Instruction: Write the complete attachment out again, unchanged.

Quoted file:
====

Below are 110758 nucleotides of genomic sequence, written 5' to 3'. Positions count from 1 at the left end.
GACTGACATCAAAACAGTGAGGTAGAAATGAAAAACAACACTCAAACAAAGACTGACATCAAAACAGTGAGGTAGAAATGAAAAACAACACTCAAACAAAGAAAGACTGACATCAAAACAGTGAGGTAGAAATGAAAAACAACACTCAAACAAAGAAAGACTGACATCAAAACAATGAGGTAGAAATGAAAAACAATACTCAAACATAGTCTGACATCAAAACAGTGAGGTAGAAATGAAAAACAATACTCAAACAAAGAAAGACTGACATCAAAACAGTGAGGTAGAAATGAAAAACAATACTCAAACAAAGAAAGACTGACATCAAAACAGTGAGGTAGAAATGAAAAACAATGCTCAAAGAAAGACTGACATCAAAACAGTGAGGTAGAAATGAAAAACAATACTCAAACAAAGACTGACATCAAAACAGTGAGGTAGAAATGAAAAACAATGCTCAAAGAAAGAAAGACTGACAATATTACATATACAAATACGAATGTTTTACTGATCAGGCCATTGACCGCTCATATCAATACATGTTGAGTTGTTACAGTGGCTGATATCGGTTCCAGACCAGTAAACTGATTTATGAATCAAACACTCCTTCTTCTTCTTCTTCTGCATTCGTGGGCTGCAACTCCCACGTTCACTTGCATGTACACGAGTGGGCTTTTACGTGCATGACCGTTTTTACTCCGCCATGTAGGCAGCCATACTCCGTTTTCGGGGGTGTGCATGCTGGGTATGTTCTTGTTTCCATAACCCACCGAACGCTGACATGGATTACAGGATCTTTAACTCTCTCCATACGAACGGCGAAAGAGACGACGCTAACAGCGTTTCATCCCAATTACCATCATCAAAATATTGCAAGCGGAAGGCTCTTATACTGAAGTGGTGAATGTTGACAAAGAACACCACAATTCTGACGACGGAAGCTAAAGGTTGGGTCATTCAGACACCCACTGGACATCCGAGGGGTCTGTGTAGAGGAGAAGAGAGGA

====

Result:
Below are 110758 nucleotides of genomic sequence, written 5' to 3'. Positions count from 1 at the left end.
GACTGACATCAAAACAGTGAGGTAGAAATGAAAAACAACACTCAAACAAAGACTGACATCAAAACAGTGAGGTAGAAATGAAAAACAACACTCAAACAAAGAAAGACTGACATCAAAACAGTGAGGTAGAAATGAAAAACAACACTCAAACAAAGAAAGACTGACATCAAAACAATGAGGTAGAAATGAAAAACAATACTCAAACATAGTCTGACATCAAAACAGTGAGGTAGAAATGAAAAACAATACTCAAACAAAGAAAGACTGACATCAAAACAGTGAGGTAGAAATGAAAAACAATACTCAAACAAAGAAAGACTGACATCAAAACAGTGAGGTAGAAATGAAAAACAATGCTCAAAGAAAGACTGACATCAAAACAGTGAGGTAGAAATGAAAAACAATACTCAAACAAAGACTGACATCAAAACAGTGAGGTAGAAATGAAAAACAATGCTCAAAGAAAGAAAGACTGACAATATTACATATACAAATACGAATGTTTTACTGATCAGGCCATTGACCGCTCATATCAATACATGTTGAGTTGTTACAGTGGCTGATATCGGTTCCAGACCAGTAAACTGATTTATGAATCAAACACTCCTTCTTCTTCTTCTTCTGCATTCGTGGGCTGCAACTCCCACGTTCACTTGCATGTACACGAGTGGGCTTTTACGTGCATGACCGTTTTTACTCCGCCATGTAGGCAGCCATACTCCGTTTTCGGGGGTGTGCATGCTGGGTATGTTCTTGTTTCCATAACCCACCGAACGCTGACATGGATTACAGGATCTTTAACTCTCTCCATACGAACGGCGAAAGAGACGACGCTAACAGCGTTTCATCCCAATTACCATCATCAAAATATTGCAAGCGGAAGGCTCTTATACTGAAGTGGTGAATGTTGACAAAGAACACCACAATTCTGACGACGGAAGCTAAAGGTTGGGTCATTCAGACACCCACTGGACATCCGAGGGGTCTGTGTAGAGGAGAAGAGAGGA